The Canton Multipurpose Center lived up to its name on Tuesday, Sept. 8, as it became the venue for the selection of a Madison County Circuit Court jury. The trial moved to the Circuit Courthouse on Wednesday, Sept. 9.
Jury trials began this week in Circuit Courts in Madison and Hinds counties after six months of delays due to COVID-19. Hinds County jurors were summoned last week to the Westin hotel for jury qualification. A jury selected from that pool on Tuesday began hearing a civil case at the Hinds County Courthouse in Jackson.
Rankin County Circuit Court also has not been able to have a jury trial since mid-March. Jury qualifying was conducted on Tuesday at the Brandon Municipal Complex. Criminal trials scheduled to begin next week have a pool of 74 potential jurors waiting. Several defendants set for trial on Tuesday pleaded guilty in Rankin County Circuit Court. Two people on the docket failed to appear, said Circuit Judge Dewey Arthur. Three others scheduled for trial on later dates pleaded guilty on Tuesday. Having a jury ready moves cases to resolution, often by way of a guilty pleas.
Because large numbers of people are summoned for jury service, jury qualification and selection was moved to larger facilities to provide social distancing. “This was the largest place that I could find,” Circuit Judge John Emfinger said during a break in jury selection at the Canton Multipurpose Center. The large activity room would seat 91 people. Judge Emfinger split the prospective jurors into two groups, conducting jury qualifying with one group in the morning and with a second group in the afternoon. By mid-afternoon, 88 people were ready to serve as jurors.
When trials moved back to courthouses, courtrooms were rearranged to continue social distancing and provide extra safety measures. In Madison County Circuit Court, three-sided plexiglass enclosures were installed around each juror’s chair. In Hinds County Circuit Court, jurors sat spaced out in what would ordinarily be spectator seats. Circuit Judge Winston Kidd moved the trial from his regular courtroom to the largest courtroom in the building.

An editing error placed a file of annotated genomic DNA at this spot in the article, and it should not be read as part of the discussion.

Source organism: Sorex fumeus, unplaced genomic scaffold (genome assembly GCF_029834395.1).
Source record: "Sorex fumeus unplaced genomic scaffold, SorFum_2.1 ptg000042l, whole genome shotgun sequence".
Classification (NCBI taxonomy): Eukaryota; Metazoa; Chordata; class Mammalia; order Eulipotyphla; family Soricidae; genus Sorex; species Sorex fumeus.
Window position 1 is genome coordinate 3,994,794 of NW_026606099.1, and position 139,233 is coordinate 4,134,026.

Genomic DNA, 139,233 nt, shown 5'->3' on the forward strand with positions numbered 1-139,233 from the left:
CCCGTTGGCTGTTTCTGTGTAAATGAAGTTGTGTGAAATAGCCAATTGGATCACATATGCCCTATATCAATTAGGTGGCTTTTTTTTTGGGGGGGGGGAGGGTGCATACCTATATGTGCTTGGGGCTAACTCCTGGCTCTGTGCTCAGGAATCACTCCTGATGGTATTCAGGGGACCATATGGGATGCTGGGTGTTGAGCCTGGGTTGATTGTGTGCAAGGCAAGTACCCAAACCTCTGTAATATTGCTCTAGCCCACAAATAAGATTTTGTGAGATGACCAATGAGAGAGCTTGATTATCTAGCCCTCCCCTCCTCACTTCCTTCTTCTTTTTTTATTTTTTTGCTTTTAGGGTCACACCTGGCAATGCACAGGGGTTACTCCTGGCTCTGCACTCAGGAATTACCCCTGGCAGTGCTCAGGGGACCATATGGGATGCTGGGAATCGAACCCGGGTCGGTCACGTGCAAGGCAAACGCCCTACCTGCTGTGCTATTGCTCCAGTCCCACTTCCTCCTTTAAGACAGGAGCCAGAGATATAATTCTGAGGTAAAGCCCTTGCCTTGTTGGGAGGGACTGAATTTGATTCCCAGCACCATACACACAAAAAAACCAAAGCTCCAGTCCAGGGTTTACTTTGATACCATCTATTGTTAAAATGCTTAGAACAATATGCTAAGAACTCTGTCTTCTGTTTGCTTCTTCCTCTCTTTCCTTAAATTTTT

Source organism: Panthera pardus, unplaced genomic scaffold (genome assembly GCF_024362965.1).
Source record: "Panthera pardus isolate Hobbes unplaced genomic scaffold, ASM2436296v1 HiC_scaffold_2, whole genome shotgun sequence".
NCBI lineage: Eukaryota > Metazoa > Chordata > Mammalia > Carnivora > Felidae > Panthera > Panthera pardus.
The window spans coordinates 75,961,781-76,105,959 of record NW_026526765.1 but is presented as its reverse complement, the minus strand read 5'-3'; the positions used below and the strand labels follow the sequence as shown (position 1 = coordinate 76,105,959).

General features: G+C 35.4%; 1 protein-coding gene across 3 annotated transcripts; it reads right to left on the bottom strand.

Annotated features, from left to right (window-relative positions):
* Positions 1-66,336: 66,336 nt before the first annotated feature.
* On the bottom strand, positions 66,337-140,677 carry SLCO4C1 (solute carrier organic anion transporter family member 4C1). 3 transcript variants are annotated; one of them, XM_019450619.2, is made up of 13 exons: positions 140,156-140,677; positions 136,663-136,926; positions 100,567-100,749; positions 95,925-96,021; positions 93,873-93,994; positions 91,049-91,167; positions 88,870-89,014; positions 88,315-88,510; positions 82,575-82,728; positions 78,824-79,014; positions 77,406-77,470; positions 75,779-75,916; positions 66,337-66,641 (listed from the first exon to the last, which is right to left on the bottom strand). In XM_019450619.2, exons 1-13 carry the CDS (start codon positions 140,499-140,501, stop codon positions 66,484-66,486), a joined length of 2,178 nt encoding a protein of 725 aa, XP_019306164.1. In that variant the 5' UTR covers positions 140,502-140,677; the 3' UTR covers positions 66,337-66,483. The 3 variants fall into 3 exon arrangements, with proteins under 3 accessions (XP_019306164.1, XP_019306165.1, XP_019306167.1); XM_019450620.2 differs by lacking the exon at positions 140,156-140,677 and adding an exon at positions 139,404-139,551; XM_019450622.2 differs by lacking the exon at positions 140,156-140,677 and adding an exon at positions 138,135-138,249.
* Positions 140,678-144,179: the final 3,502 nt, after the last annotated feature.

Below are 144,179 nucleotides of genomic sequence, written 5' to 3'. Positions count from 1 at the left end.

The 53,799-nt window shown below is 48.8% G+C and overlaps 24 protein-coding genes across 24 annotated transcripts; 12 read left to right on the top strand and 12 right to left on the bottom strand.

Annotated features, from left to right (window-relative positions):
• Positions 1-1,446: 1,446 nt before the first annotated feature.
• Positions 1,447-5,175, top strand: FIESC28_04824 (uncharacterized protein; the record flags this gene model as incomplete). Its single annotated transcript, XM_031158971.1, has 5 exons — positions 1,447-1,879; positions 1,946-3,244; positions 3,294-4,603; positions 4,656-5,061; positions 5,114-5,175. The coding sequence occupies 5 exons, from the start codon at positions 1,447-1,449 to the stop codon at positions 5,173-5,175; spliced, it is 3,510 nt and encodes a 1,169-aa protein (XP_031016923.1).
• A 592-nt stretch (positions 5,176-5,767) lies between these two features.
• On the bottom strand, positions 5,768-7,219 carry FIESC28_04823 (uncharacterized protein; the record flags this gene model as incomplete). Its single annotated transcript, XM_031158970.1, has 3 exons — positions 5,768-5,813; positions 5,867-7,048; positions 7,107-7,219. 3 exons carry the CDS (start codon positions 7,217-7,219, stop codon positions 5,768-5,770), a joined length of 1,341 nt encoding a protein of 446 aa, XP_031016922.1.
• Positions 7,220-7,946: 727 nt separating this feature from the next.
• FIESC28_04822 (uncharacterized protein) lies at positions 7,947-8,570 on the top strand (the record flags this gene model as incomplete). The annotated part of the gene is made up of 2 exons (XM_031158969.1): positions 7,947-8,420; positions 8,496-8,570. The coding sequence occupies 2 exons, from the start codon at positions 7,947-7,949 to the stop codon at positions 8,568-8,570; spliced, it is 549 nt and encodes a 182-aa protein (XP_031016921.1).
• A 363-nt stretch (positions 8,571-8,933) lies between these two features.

Judge Emfinger said, “It’s just a matter of making sure we are as safe as possible.” In an effort to deter sick people from coming to court, letters were sent to all prospective jurors telling them not to come to court if they were ill, were caring for someone who was ill, or if they had other risk factors. Everyone wore masks. The courtroom will be cleaned multiple times each day. Blue tape “x” marks on a counsel table and on courtroom seats remind everyone to keep their distance. Jurors will deliberate in an adjacent courtroom rather than the jury room.
Judge Emfinger told potential jurors, “You are here today to try to relieve that (backlog) that has built up over the past six months.” He said, “I’ve often heard that jury service is the most important peace time service that you can do. That is especially true during these times.”
Circuit Judge Steve Ratcliff, who has cases set for trial next week in Rankin County Circuit Court, said, “COVID has required us to make certain adjustments to our dockets. We want to make sure the system moves as fairly and expeditiously as possible with as many safeguards as we can manage.”
The Madison County Circuit Court case is the trial of Darius D. Johnson, 32, of Canton who is charged with aggravated assault in the April 23, 2019, shooting of his cousin.
The Hinds County Circuit Court case on trial is Ashley Nicole Newton-Taylor v. David L. Kirk and I.B. Logistics Inc.